Thursday, January 26, 2012

Media week!

The responsibility of the imagination

On the border between Macedonia and Albania, on the side of the former, by the shores of Lake Ohrid, is the Monastery of St Naum. St Naum was one of the disciples of St Cyril and St Methodius who, in the language of the guide who first showed me it, brought education to the Slavs. He was betraying a speech learnt in the days of socialist Yugoslavia. Cyril and Methodius were missionaries and education was a means to an end: an acceptance of the Gospel.

St Naum's church is small beautifully frescoed and contains his tomb in a small side chapel, decorated with scenes from his life.

The building has a sense of abiding unity - the medium is the message - it invites you to pause, pray and wonder.

I was reminded of it when reading a phrase of Owen Barfield's 'the responsibility of the imagination'. 'What we behold', wrote Blake, 'is what we become', Barfield's version is more active, we are made (and judged) by what we make.

I was one day standing at the tomb of the saint, saying the prayer of the heart. It is an habitual practice even if my habit is a mite disorganised and fitful! As I stood there, it was adjusted: it was as if the prayer, its rhythm and its association with the breath was changed by 'external' agency, fine tuned, finding its proper place.

The reality of that imagined place - its light, composure, the story of the saint and his presence - contrived to re-direct my attention, even if only momentarily, and deepen it towards the compassion that the prayer embodies - it is a place constructed out of a responsibility to the imagination.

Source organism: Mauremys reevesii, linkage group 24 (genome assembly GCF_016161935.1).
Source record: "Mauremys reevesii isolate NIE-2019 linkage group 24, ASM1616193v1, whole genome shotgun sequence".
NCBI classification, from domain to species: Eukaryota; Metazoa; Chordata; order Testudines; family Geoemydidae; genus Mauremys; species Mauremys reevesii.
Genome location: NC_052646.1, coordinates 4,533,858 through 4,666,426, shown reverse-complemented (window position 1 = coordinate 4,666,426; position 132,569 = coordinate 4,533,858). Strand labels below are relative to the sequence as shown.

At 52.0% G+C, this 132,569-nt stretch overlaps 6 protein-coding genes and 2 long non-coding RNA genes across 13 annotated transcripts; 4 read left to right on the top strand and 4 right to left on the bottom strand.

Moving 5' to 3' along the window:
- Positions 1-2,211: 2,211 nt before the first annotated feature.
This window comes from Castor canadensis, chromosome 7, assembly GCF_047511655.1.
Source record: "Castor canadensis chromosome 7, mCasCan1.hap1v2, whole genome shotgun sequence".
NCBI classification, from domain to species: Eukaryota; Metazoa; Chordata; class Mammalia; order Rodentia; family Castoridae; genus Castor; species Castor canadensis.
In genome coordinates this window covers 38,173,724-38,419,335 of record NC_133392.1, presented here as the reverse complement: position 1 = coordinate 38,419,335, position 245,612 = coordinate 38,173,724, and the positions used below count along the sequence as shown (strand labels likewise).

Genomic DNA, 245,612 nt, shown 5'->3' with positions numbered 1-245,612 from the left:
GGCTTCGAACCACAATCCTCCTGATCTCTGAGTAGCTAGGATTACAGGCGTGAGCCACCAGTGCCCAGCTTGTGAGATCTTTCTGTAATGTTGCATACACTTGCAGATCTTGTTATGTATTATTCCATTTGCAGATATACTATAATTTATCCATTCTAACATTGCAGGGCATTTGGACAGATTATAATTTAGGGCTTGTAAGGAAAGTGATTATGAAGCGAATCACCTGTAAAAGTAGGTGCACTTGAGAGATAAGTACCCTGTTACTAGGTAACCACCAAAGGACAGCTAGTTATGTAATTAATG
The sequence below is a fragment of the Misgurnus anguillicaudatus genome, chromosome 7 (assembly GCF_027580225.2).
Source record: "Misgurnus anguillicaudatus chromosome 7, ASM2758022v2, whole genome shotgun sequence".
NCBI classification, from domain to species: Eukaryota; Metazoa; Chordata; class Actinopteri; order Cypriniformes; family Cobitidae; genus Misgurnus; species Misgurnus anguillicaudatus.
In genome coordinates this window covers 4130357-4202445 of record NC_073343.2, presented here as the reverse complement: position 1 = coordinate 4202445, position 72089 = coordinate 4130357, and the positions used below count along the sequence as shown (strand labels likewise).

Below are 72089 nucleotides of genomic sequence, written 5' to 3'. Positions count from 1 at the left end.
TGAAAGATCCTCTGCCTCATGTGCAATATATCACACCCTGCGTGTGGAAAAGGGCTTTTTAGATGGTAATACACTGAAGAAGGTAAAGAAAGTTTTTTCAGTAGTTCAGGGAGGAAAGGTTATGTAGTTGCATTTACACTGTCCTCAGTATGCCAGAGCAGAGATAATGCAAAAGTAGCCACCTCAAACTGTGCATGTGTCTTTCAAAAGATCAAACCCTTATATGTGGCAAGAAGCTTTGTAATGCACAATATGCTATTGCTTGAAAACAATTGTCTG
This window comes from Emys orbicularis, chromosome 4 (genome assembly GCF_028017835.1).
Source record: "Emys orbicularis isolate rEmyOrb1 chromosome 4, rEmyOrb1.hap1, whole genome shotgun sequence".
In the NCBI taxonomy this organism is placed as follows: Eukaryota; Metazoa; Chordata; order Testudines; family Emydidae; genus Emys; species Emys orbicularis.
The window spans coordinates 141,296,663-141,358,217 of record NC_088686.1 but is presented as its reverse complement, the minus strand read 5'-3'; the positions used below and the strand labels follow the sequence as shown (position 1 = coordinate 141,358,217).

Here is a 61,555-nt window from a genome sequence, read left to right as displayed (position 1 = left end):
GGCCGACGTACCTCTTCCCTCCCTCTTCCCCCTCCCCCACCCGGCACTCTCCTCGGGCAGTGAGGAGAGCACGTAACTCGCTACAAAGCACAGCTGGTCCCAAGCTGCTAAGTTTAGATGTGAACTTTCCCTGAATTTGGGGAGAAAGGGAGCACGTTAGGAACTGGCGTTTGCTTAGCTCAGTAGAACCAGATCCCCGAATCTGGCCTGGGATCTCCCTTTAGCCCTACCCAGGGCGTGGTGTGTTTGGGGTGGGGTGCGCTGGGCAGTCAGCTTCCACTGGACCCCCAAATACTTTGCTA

This happens to be an overtly religious context but  we can find 'secular' equivalents that allow a person entering them to be changed in simple but liberating ways. Barfield found this shift in consciousness, a shift that gives life, by reading lyric poetry, especially that of the Romantics.

It would be an interesting test of the quality of a work of art, a building, or a film to ask whether it expands my awareness? Do I carry it away with lightness? Is the feeling one of consolation?

If the answer is no, why do we do it? 

That it is often no, I sadly do not doubt, but it is a criterion worth pondering, and hard.

For both Barfield and Blake, it was a criterion that not only related to artefacts in the world but the way in which we behold the world, our dominant world view, which was, for both, an act of imagination, that could be more or less truthful to the heart of things.

Tuesday, January 24, 2012

Pavel Florensky

I first read of Pavel Florensky in Donald Nicoll's wonderful collection of essays, 'The Triumphs of the Spirit in Russia' in a chapter entitled, 'The scientist martyr: Pavel Florensky'.